You'll note that Dr. Gunning directly refutes much of what I wrote in my second post on landscape in film, but I am overjoyed that he did, because I knew that I was making a leap without enough proof. Now I can revise it to make it accurate. Even better, though, was that he corroborated my sense that Sjostrom did something special that other film-makers were not doing - he in essence justified my paper, even if he offered a concrete counter to a sub-argument.
Kristen's ideas are being taken seriously.
I have seen this experience that Neal had repeated with other students who have been brave enough to contact experts in the field in which they were doing research. Within this class, Kristen Cardon has demonstrated social discovery by interacting with an educational technology specialist on his blog. She left a long, thoughtful comment (about the use of facebook in the classroom). What happens when you give thoughtful, focused comments that respond to someone else's ideas? They tend to reciprocate.

As Kristen explains in her post about it, Kelly Walsh is Director of Institutional Information and Technology at The College of Westchester in White Plains, New York and keeps a blog called "EmergingEdTech." He liked Kristen's comments so much that he made her response the topic of a subsequent blog post. How do you think this made Kristen feel? I'll tell you how it made her feel: legit.

I find most students don't take their own interests or their own research very seriously. Maybe it's the natural inferiority of youth. I don't know. But that changes radically once you engage a serious audience somewhere out there (and especially a serious researcher on a given topic). Suddenly, students like Neal and Kristen realize that they are talking about something that matters, and this creates a virtuous cycle of more engagement with others. For example, Kristen told me about her success on that blog, and this drew me into commenting on and exchanging information with this same professor. Now we all take each other more seriously, and are more likely to be willing to offer help and resources as we can on one another's projects.

Phyllis Rackin responded
A similar experience to Neal's or Kristen's came from my student, Becca. Weeks after she'd completed our course, she received a response from an expert that she'd written (on her topic of Shakespeare and women). Read  Becca's post to see how well she modeled a good query letter that led to a very kind and helpful response from this author. Now, even though the term is over, Becca finds new reasons to continue her research on this topic. Why? Because someone else took her work seriously. She made the effort to reach out in a meaningful way, and this was reciprocated by the expert.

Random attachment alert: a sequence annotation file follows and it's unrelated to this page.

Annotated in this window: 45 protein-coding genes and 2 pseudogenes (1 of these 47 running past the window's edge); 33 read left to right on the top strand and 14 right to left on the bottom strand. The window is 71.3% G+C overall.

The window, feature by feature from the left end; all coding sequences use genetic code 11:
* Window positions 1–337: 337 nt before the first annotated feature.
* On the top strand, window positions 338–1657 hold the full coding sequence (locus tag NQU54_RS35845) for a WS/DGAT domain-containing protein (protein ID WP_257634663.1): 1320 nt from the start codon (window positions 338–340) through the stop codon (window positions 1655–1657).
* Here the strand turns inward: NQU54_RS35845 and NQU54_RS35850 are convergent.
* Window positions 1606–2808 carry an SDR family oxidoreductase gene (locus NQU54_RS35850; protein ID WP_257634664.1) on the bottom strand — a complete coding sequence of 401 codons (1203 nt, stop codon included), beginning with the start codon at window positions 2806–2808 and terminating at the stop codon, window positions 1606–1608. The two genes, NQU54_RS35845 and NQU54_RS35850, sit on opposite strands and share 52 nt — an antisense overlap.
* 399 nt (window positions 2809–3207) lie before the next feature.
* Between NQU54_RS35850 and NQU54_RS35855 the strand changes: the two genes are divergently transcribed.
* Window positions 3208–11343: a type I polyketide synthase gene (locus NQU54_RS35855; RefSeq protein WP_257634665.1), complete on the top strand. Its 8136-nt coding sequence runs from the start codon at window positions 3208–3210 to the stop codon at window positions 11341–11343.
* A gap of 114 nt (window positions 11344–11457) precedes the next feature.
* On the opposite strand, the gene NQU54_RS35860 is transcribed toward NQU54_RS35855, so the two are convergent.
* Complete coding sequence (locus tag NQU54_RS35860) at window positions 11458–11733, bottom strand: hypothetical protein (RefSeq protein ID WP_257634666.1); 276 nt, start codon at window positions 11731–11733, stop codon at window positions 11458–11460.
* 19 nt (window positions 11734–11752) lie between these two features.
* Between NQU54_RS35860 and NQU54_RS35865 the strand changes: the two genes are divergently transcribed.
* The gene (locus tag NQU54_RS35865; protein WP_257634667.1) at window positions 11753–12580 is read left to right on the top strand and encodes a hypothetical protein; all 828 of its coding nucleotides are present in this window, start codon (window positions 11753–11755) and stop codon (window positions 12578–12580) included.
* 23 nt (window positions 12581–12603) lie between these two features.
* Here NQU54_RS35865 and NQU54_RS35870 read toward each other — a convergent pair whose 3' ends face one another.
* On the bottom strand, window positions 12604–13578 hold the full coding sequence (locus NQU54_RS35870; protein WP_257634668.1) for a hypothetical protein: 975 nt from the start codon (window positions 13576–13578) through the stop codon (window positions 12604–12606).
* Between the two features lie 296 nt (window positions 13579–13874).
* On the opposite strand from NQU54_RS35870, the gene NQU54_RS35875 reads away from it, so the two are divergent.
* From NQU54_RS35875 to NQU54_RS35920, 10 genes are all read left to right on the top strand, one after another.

I find that social discovery leads to students having more authentic projects. It's natural for us to present our own work more seriously when others get engaged in thinking about it. This works en route, while we are in the middle of formulating our ideas, and not just once we have polished some wonderful nugget of finished thought.

Now, how do you find people to reach out to? Of course you can use Google. A library catalog search can turn up names of current authors or researchers in a given field. Use any of the many different research tools I've suggested previously to find people to communicate with on your topic. One of my students found a great connection by doing a twitter search on his topic, and of course there are blog search tools like IceRocket or Google's blog search.

Perhaps one of the easiest kinds of social discovery is to find events that are coming up or that have recently taken place. People who have just spoken about a topic or will soon speak about a topic have that on their mind and they are usually very eager to respond to others showing interest. And so, for example, those within our class who are focusing on Mormon media for their final projects would do well to attend the upcoming Mormon media conference, or simply to browse through the schedule of speakers and find individuals who look like they are involved with topics that fall in line with the projects they are working on. Then what? Look these people up and shoot them a note. It's not that hard, just follow the model of my former students. And it's fun.

What people are talking about what you are researching? What's keeping you from contacting them?